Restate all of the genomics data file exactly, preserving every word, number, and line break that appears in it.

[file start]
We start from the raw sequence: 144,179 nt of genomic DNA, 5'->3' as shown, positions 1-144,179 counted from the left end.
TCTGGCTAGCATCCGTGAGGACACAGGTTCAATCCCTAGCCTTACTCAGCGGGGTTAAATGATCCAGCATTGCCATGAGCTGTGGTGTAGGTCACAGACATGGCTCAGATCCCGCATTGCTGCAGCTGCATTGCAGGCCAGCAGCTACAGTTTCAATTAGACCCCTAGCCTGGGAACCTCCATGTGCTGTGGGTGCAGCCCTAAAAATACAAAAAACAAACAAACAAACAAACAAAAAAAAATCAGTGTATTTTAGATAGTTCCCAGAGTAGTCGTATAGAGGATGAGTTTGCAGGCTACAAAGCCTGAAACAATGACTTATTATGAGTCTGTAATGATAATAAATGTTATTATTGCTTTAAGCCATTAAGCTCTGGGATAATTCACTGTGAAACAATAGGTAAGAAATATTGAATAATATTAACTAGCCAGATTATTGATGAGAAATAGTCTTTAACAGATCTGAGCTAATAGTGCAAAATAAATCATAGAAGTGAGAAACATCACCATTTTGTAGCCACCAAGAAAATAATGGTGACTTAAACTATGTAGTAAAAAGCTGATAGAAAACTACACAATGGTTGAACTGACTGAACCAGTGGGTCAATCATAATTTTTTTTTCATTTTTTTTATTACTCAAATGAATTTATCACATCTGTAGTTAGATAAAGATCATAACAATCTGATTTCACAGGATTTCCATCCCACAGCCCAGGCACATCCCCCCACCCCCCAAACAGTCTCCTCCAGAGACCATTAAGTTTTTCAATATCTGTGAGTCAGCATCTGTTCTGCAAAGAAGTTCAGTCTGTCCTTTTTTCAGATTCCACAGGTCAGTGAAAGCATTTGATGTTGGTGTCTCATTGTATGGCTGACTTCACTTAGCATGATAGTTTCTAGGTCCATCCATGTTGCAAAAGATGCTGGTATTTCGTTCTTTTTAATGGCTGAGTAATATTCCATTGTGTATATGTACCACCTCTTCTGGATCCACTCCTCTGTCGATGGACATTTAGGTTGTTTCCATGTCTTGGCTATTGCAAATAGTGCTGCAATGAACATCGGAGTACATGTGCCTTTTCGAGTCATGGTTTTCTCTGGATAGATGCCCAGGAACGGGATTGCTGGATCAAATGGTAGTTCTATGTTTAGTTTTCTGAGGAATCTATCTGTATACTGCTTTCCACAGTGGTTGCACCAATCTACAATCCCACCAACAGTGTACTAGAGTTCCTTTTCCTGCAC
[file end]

We start from the raw sequence: 144,179 nt of genomic DNA, 5'->3' as shown, positions 1-144,179 counted from the left end.
TCTGGCTAGCATCCGTGAGGACACAGGTTCAATCCCTAGCCTTACTCAGCGGGGTTAAATGATCCAGCATTGCCATGAGCTGTGGTGTAGGTCACAGACATGGCTCAGATCCCGCATTGCTGCAGCTGCATTGCAGGCCAGCAGCTACAGTTTCAATTAGACCCCTAGCCTGGGAACCTCCATGTGCTGTGGGTGCAGCCCTAAAAATACAAAAAACAAACAAACAAACAAACAAAAAAAAATCAGTGTATTTTAGATAGTTCCCAGAGTAGTCGTATAGAGGATGAGTTTGCAGGCTACAAAGCCTGAAACAATGACTTATTATGAGTCTGTAATGATAATAAATGTTATTATTGCTTTAAGCCATTAAGCTCTGGGATAATTCACTGTGAAACAATAGGTAAGAAATATTGAATAATATTAACTAGCCAGATTATTGATGAGAAATAGTCTTTAACAGATCTGAGCTAATAGTGCAAAATAAATCATAGAAGTGAGAAACATCACCATTTTGTAGCCACCAAGAAAATAATGGTGACTTAAACTATGTAGTAAAAAGCTGATAGAAAACTACACAATGGTTGAACTGACTGAACCAGTGGGTCAATCATAATTTTTTTTTCATTTTTTTTATTACTCAAATGAATTTATCACATCTGTAGTTAGATAAAGATCATAACAATCTGATTTCACAGGATTTCCATCCCACAGCCCAGGCACATCCCCCCACCCCCCAAACAGTCTCCTCCAGAGACCATTAAGTTTTTCAATATCTGTGAGTCAGCATCTGTTCTGCAAAGAAGTTCAGTCTGTCCTTTTTTCAGATTCCACAGGTCAGTGAAAGCATTTGATGTTGGTGTCTCATTGTATGGCTGACTTCACTTAGCATGATAGTTTCTAGGTCCATCCATGTTGCAAAAGATGCTGGTATTTCGTTCTTTTTAATGGCTGAGTAATATTCCATTGTGTATATGTACCACCTCTTCTGGATCCACTCCTCTGTCGATGGACATTTAGGTTGTTTCCATGTCTTGGCTATTGCAAATAGTGCTGCAATGAACATCGGAGTACATGTGCCTTTTCGAGTCATGGTTTTCTCTGGATAGATGCCCAGGAACGGGATTGCTGGATCAAATGGTAGTTCTATGTTTAGTTTTCTGAGGAATCTATCTGTATACTGCTTTCCACAGTGGTTGCACCAATCTACAATCCCACCAACAGTGTACTAGAGTTCCTTTTCCTGCAC